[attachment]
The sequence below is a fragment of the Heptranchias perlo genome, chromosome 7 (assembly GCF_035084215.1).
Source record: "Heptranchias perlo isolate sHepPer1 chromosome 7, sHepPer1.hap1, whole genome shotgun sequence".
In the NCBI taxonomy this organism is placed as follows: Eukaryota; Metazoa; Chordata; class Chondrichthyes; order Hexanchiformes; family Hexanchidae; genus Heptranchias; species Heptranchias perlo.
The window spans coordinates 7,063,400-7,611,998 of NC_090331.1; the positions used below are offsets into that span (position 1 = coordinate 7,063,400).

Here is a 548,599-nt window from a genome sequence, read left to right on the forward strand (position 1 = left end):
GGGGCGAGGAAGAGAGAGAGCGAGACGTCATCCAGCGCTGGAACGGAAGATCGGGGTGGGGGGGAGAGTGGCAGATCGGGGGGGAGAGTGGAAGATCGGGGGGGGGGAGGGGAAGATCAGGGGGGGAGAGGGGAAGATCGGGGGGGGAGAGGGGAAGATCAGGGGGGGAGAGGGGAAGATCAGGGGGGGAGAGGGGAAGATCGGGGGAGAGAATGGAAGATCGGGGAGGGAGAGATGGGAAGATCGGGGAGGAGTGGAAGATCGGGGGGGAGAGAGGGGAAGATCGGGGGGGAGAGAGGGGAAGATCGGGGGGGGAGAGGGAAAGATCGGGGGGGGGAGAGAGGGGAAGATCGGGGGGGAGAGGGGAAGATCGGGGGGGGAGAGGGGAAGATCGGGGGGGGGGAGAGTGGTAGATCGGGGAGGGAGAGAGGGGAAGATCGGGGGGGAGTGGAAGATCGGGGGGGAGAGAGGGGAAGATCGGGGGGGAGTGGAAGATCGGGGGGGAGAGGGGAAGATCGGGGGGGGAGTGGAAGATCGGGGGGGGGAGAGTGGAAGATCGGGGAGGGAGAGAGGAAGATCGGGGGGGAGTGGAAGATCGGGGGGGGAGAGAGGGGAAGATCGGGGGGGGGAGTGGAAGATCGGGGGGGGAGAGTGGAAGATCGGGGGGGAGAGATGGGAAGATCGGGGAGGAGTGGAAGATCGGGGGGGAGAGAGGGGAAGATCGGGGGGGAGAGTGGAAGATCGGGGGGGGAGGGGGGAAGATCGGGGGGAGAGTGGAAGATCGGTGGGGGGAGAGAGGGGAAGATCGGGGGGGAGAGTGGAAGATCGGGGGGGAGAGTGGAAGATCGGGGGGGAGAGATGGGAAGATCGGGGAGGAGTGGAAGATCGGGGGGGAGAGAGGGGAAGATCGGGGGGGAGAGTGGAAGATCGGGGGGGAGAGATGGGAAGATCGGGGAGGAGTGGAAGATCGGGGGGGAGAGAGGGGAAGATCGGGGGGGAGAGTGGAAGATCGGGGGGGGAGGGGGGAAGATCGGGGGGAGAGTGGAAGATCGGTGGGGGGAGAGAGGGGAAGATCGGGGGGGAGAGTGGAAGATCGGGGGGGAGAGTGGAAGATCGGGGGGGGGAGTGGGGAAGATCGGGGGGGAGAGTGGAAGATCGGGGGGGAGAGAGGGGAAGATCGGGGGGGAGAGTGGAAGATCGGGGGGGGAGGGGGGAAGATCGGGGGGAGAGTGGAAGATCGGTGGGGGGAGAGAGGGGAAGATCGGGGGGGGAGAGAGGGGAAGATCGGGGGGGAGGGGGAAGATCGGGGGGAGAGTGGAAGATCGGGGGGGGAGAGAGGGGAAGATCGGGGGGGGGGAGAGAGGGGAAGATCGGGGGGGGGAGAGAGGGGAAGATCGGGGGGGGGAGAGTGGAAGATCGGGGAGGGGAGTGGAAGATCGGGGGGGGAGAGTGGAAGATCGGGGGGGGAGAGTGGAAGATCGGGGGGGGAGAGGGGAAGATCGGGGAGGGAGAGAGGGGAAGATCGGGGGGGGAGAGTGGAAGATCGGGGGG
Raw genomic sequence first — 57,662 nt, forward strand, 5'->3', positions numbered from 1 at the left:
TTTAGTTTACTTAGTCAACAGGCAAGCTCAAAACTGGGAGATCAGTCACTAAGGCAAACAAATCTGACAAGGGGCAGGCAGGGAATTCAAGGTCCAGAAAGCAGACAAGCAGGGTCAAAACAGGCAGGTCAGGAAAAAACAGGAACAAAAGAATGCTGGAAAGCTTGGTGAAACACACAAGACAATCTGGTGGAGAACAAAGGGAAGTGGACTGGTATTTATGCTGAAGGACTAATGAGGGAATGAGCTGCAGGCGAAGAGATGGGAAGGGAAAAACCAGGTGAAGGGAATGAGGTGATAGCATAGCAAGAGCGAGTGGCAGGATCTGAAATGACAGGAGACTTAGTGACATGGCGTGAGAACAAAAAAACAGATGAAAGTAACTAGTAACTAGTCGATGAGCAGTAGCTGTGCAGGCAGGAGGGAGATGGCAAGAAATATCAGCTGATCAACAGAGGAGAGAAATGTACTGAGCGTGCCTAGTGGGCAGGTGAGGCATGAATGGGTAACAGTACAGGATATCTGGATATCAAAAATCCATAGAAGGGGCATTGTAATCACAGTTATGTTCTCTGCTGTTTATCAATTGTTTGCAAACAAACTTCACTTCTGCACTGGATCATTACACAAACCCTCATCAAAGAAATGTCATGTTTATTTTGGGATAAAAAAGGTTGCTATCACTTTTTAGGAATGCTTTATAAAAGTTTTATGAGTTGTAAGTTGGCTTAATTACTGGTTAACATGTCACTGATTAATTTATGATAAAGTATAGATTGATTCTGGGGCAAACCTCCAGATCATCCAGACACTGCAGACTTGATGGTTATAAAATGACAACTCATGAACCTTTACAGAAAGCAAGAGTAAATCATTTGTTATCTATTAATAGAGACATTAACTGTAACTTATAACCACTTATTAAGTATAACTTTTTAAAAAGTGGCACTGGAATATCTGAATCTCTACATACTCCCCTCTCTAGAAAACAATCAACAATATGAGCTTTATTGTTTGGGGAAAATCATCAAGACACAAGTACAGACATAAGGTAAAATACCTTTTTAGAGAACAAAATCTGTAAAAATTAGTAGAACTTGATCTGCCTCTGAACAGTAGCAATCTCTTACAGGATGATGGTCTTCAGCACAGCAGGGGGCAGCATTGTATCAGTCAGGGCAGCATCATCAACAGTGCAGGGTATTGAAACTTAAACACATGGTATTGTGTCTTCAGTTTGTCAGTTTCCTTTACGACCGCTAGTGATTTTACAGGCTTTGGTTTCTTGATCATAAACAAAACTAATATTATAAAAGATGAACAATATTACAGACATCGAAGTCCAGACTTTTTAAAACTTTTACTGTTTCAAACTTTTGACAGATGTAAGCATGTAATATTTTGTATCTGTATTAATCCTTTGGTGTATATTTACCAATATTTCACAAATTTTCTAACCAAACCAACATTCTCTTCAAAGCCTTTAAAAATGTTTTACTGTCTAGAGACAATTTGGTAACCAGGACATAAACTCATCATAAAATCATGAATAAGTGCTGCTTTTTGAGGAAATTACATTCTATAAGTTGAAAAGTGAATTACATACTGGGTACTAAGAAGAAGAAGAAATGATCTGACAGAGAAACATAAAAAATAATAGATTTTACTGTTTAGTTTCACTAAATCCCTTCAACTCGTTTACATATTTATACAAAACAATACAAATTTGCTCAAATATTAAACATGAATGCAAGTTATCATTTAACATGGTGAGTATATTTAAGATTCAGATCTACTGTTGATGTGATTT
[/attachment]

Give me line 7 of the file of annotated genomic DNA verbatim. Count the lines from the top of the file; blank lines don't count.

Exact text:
Raw genomic sequence first — 57,662 nt, forward strand, 5'->3', positions numbered from 1 at the left: